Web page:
A court in China has imposed a three-year suspended sentence on a human rights activist charged with subversion of state power, following a brief trial.
It was the first publicly acknowledged hearing in a year-long case shrouded in secrecy and involving hundreds of activists.
The official Xinhua News Agency said a court in Tianjin sentenced Zhai Yanmin, who was arrested in July last year as part of a government campaign which paralysed China’s activist legal circles. Some 300 lawyers and activists were seized and questioned.
Most were released.
Zhai’s is the first of four cases expected to be heard this week after prosecutors last month announced they would try a lawyer, Zhou Shifeng, of Beijing law firm Fengrui — which worked extensively on human rights cases — and three activists who worked with the firm, including Zhai.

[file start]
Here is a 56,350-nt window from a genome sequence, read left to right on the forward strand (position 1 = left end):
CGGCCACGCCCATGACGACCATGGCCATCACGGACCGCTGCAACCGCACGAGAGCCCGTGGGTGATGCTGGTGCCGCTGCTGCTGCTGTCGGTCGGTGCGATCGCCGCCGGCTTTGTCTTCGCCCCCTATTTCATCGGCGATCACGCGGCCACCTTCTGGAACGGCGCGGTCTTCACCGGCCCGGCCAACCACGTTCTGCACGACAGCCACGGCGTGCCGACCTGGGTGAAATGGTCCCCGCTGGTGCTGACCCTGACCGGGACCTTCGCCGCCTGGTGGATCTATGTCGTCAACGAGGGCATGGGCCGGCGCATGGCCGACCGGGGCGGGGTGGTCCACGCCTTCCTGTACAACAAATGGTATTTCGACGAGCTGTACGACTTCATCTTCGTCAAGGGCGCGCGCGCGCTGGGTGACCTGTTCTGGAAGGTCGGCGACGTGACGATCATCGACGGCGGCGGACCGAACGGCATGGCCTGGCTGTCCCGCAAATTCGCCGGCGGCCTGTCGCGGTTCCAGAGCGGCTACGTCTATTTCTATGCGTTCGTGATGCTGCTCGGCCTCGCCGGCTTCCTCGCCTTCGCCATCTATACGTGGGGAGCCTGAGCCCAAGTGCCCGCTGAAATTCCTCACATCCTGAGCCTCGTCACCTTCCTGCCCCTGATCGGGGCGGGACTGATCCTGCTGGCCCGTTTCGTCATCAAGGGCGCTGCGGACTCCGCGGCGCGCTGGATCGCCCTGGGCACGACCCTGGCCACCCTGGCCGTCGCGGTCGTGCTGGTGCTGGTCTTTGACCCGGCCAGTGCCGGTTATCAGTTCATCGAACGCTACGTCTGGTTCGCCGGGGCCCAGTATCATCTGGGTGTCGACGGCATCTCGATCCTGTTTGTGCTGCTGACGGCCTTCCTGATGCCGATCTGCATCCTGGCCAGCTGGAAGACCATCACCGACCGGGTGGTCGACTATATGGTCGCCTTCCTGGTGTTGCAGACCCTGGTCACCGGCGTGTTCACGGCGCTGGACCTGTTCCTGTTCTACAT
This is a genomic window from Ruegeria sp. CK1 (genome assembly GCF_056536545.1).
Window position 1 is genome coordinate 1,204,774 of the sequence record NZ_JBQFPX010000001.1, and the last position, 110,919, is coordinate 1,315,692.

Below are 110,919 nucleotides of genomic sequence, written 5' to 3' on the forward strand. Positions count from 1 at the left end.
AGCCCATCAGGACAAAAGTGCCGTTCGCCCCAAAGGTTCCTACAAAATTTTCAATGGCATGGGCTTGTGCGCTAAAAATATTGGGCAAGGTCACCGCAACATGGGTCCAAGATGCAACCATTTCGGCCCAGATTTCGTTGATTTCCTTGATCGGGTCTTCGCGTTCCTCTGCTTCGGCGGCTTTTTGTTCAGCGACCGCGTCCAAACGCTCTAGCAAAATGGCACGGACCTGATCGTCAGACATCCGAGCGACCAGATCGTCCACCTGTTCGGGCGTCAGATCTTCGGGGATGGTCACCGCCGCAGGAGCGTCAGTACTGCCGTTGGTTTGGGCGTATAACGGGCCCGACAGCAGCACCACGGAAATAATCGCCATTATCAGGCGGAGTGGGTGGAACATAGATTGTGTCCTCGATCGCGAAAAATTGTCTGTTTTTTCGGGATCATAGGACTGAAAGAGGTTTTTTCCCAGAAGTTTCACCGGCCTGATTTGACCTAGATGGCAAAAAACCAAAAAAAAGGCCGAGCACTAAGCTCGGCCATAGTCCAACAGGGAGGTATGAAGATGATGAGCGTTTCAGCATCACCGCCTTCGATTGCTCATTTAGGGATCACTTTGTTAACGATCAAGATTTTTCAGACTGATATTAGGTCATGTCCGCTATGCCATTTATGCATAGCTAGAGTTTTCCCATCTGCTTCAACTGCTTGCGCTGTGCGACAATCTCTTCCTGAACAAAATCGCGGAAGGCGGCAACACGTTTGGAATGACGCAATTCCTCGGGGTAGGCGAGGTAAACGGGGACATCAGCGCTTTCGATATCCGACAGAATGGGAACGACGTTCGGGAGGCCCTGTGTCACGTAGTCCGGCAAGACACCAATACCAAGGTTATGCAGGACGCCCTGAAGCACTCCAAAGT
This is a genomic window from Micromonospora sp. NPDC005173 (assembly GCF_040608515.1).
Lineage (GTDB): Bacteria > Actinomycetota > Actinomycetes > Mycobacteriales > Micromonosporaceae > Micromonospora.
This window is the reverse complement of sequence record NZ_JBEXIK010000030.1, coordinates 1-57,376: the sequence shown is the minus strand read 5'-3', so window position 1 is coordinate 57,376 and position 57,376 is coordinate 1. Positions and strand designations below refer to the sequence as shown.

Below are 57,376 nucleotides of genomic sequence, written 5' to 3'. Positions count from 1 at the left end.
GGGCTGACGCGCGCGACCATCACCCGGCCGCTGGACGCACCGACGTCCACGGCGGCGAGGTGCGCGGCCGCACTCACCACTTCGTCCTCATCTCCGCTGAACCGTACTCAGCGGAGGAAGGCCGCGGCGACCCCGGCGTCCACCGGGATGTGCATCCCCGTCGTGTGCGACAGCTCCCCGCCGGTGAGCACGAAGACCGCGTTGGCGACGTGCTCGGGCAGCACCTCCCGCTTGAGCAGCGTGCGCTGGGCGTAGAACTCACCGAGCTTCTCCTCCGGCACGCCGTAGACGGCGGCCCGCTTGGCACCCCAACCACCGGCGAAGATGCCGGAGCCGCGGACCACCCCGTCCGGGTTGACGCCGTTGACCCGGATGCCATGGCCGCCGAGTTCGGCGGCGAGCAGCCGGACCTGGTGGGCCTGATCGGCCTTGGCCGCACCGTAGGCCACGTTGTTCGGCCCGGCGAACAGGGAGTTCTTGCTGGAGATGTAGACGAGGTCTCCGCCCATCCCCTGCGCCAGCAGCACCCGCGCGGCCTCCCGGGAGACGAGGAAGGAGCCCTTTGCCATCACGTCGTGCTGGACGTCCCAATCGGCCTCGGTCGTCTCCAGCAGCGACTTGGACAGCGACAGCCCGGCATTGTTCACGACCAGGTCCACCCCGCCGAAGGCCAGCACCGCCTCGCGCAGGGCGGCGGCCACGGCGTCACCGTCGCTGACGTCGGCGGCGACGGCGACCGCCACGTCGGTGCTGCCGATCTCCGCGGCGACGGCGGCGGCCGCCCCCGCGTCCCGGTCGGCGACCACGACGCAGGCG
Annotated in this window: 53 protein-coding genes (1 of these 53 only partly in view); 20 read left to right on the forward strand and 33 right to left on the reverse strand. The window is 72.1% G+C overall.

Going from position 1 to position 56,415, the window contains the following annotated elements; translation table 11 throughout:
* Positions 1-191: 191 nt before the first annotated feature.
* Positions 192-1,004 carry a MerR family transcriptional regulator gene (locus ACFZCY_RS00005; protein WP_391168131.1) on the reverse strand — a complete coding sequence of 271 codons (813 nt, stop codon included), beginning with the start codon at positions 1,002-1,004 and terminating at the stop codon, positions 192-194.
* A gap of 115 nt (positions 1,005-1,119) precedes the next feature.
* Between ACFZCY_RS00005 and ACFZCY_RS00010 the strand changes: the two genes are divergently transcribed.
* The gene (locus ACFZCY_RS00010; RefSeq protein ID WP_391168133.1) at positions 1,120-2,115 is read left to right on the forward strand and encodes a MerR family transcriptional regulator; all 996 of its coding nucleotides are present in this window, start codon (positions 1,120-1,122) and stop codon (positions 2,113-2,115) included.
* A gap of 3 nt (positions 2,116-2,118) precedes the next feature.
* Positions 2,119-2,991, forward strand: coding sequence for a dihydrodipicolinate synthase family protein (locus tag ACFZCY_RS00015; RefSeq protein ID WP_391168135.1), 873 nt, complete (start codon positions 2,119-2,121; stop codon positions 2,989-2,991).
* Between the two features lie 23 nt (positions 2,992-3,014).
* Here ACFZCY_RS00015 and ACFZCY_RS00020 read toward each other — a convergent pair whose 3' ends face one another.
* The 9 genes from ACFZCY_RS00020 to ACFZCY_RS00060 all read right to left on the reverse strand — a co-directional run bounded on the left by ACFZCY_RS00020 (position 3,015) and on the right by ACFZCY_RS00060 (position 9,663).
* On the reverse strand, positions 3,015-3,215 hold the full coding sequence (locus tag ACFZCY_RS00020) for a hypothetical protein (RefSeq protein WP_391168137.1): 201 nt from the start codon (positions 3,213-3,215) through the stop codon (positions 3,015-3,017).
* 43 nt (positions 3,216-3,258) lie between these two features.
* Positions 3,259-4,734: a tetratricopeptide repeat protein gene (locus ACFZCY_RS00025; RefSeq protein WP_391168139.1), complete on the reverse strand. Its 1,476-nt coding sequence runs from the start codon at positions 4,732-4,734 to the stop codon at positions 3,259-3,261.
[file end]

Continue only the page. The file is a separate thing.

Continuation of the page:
More than a dozen others remain jailed, their legal status uncertain.
According to Xinhua, Zhai said in court that the group of lawyers, citizens, and petitioners who believed in “pushing the wall” — a Chinese expression for overthrowing the government — methodically hyped politically sensitive cases.
Xinhua said the court was told Zhai and the three others had “conspired and plotted to subvert state power”, and had “established a systematic ideology, method, and steps to achieve it”.
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